Web Only / Features » February 27, 2009
Amid a crowded field of Democratic contenders, Tom Geoghegan stands out.
Can a brainy progressive candidate parlay volunteer workers and a web-fueled campaign into victory over better-known and better-funded conventional Chicago Democrats?
Illinois politics has produced its fair share of progressive intellectual leaders, including Barack Obama, former Sen. Paul Douglas, Adlai Stevenson, Rep. Abner Mikva, and bookish Mayor Harold Washington. But it’s best known for tough, often shady operators with strong organizational loyalties and few ideas, such as the two Mayor Daleys, former Rep. Dan Rostenkowski, and a host of minor, forgettable organizational hacks, whose success was dictated by the old Democratic machine maxim: “Don’t send nobody, nobody sent.”
On Tuesday, Democratic primary voters face a choice for a new U.S. Representative in Rostenkowski’s old district–recently vacated by Obama’s new chief of staff, Rahm Emanuel–between a brilliant independent progressive intellectual and a handful of legislators with strong organizational links, a veneer of independence, and little indication of profound progressive commitment or intellectual imagination.
The contest also tests the ability of a volunteer, ideological network–backed and partly funded by liberal blogs and other web-based organizations–to take on better-funded campaigns with traditional party and union organizational backing.
The intellectual in the race is Tom Geoghegan (pronounced “gay-gun”), a crusading lawyer for working people and ordinary citizens, a quirkily independent thinker, and a brilliant writer (a contributor to many publications, including In These Times, but also author of several acclaimed books, including Which Side Are You On? Trying to Be For Labor When It’s Flat on Its Back).
The leading organizational candidates in the district that stretches westward from Chicago’s north lakefront through mixed ethnic working-class neighborhoods to middle-income suburbs are state Rep. Sara Feigenholtz, state Sen. John Fritchey, and Cook County Commissioner Mike Quigley.
The Democratic Party made no endorsement, but Fritchey came close. (He has support from several ward organizations, and may have preferred the appearance of independence from the machine). Mayor Daley is neutral. Among their many backers, Quigley has support from the two big city dailies, and Feigenholtz has support from Emily’s List, reflecting her strong prospects to win as one of only two women in the primary with a heavily female electorate.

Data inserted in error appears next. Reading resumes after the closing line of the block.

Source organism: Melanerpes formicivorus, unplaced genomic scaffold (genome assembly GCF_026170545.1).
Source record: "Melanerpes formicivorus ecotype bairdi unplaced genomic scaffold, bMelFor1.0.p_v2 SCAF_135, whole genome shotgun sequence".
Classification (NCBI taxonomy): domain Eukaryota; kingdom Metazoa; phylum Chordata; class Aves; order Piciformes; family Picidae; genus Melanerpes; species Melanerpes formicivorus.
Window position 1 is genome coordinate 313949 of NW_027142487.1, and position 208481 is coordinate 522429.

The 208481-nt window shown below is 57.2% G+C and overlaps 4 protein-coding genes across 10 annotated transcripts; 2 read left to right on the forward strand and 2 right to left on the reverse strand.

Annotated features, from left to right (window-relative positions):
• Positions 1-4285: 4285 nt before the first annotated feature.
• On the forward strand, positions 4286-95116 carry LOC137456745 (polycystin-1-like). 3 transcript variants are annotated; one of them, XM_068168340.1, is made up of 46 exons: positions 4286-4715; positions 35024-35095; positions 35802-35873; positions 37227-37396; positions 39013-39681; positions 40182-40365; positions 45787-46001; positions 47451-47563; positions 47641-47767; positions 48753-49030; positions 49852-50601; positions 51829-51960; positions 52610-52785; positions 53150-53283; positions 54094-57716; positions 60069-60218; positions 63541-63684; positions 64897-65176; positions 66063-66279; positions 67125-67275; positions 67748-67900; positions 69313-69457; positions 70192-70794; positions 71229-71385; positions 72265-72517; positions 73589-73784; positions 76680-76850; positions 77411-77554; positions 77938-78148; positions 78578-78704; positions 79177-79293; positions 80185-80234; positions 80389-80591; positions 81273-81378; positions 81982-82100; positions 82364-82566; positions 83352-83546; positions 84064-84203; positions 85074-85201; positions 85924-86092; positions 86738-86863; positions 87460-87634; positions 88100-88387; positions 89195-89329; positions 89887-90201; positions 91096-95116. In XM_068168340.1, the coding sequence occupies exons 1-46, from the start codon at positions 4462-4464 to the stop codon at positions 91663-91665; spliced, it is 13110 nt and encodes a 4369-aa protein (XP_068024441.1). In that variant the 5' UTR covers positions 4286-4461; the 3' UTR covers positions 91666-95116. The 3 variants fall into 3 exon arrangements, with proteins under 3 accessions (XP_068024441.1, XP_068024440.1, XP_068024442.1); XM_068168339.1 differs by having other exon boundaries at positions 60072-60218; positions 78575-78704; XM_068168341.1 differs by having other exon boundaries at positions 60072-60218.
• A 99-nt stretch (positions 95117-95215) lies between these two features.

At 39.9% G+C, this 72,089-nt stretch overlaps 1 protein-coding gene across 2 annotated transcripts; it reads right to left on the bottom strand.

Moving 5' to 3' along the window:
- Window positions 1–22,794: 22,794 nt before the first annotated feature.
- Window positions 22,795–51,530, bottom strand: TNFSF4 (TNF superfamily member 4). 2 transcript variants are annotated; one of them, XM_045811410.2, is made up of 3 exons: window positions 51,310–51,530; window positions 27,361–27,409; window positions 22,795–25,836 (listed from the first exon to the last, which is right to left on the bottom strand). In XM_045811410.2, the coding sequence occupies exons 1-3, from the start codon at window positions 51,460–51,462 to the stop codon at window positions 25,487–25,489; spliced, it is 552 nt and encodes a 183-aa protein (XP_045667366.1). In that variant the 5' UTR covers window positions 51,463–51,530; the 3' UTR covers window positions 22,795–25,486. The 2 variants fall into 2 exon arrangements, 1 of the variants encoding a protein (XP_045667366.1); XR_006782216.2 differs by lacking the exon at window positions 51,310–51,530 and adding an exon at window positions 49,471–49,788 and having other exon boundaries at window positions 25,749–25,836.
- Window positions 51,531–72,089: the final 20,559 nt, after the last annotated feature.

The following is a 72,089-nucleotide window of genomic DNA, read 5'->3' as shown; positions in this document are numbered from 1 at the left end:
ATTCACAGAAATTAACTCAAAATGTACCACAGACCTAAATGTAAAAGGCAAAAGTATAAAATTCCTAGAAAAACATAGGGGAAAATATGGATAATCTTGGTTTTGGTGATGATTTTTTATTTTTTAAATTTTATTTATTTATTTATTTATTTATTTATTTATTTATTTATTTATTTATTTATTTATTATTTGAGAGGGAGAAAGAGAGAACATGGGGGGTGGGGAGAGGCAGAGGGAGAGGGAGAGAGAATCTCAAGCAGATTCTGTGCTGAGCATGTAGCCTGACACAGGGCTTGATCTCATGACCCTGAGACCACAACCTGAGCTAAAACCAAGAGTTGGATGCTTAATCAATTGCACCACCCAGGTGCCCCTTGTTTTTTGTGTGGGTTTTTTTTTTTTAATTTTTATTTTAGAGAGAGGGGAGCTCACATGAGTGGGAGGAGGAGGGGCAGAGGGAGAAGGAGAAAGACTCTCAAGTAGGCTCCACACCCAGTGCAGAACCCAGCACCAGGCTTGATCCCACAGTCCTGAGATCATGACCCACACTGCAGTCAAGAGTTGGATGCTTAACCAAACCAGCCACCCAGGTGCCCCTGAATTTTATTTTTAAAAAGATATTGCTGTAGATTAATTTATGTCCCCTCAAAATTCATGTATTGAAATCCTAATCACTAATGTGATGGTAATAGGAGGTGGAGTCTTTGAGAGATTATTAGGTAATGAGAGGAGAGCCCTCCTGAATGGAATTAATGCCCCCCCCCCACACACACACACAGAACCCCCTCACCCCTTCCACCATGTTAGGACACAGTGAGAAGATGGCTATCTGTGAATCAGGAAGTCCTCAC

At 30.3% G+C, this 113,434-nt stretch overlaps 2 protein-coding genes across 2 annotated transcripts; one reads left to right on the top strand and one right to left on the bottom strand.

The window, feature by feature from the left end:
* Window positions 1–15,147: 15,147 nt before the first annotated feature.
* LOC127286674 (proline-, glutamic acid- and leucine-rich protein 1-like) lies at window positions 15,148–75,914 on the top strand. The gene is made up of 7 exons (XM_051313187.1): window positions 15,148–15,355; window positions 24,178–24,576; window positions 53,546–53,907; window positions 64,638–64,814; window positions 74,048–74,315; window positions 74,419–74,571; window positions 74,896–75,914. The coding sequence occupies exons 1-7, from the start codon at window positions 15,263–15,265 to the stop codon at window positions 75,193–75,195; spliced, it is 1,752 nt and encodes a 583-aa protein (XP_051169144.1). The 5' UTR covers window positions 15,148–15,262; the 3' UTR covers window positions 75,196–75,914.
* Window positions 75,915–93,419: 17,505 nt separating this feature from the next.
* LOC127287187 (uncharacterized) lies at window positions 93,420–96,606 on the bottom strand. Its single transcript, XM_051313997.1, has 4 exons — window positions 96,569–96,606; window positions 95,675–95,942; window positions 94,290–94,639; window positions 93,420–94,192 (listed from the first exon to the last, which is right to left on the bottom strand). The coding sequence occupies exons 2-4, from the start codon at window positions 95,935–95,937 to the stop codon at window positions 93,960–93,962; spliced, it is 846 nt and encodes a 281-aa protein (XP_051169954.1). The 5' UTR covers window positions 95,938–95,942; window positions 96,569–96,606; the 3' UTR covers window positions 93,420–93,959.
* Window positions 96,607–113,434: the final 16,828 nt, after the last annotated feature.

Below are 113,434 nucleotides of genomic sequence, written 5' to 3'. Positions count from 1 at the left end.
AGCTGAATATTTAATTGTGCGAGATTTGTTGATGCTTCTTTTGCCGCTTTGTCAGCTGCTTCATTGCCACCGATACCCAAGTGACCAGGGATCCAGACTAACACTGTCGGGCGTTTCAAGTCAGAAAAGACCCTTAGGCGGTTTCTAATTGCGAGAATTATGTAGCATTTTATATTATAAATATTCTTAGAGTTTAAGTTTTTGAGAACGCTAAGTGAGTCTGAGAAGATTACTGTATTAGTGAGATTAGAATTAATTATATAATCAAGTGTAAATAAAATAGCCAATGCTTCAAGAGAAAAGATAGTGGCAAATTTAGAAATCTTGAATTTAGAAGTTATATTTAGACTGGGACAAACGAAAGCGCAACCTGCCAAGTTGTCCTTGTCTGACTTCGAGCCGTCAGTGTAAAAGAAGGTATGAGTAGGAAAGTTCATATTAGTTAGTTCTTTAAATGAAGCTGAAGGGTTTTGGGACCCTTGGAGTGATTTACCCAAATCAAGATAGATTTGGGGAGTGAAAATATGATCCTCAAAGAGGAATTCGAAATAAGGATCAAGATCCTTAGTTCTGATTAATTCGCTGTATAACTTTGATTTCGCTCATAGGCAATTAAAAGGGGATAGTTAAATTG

Geoghegan’s lifelong work as a lawyer for unions and working people might seem to make him a labor favorite, but he has picked up only a few endorsements, such as from nurses’ unions (who like his uncompromising support for a single-payer, Medicare-for-all national health insurance plan) and a big Teamster local (which reflects Geoghegan’s willingness to support union dissidents fighting for reform and democracy, not a popular position with some union leaders).
Fritchey has the most labor support, including the Chicago Federation of Labor, but the state’s Service Employee International Unions (along with a couple others) have provided Feigenholtz both people and a major independent expenditure.
Many unions wrote off Geoghegan as unelectable. They also did not have a history of relationships with him, whereas Fritchey had done many of them favors, and their support is part payback for his service, part conviction that he will listen to them. Both Feigenholtz and Quigley have more often crossed labor, angering public employee unions, in particular the big American Federation of State, County and Municipal Employees (AFSCME). Despite claiming to be a reformer, Quigley supported a county budget that included draconian job cuts while protecting political patronage workers. And Feigenholtz, AFSMCE claims, supported social services but not the workers who provided them. But all three might be expected to vote as cautious, uninspired liberals in Congress.
Geoghegan, on the other hand, is a bold thinker, inspired by what European social democratic parties and unions have accomplished and unapologetic about the role of government in promoting social solidarity and protecting ordinary citizens. To take only one example: At a time when even some Democrats talk about “entitlement reform” that involves cutting Social Security benefits, Geoghegan argues for increasing them. He points out that public pensions in most western European countries provide, on average, between 65-70 percent of working income, while Social Security provides not even 40 percent.
For a novice candidate, Geoghegan has done surprisingly well raising money. He has raised about $250,000 compared to $650,000 (plus a $100,000 loan) for front-runner Feigenholtz.
Can a brainy, creative, progressive candidate parlay volunteer workers and a web-fueled campaign into victory over better-known, better-funded, organizationally based conventional Chicago Democrats? The odds are definitely against him, but the odds were also against Obama in his Senate race four years ago.
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David Moberg, a senior editor of In These Times, has been on the staff of the magazine since it began publishing in 1976. Before joining In These Times, he completed his work for a Ph.D. in anthropology at the University of Chicago and worked for Newsweek. He has received fellowships from the John D. and Catherine T. MacArthur Foundation and the Nation Institute for research on the new global economy. He can be reached at email@example.com.
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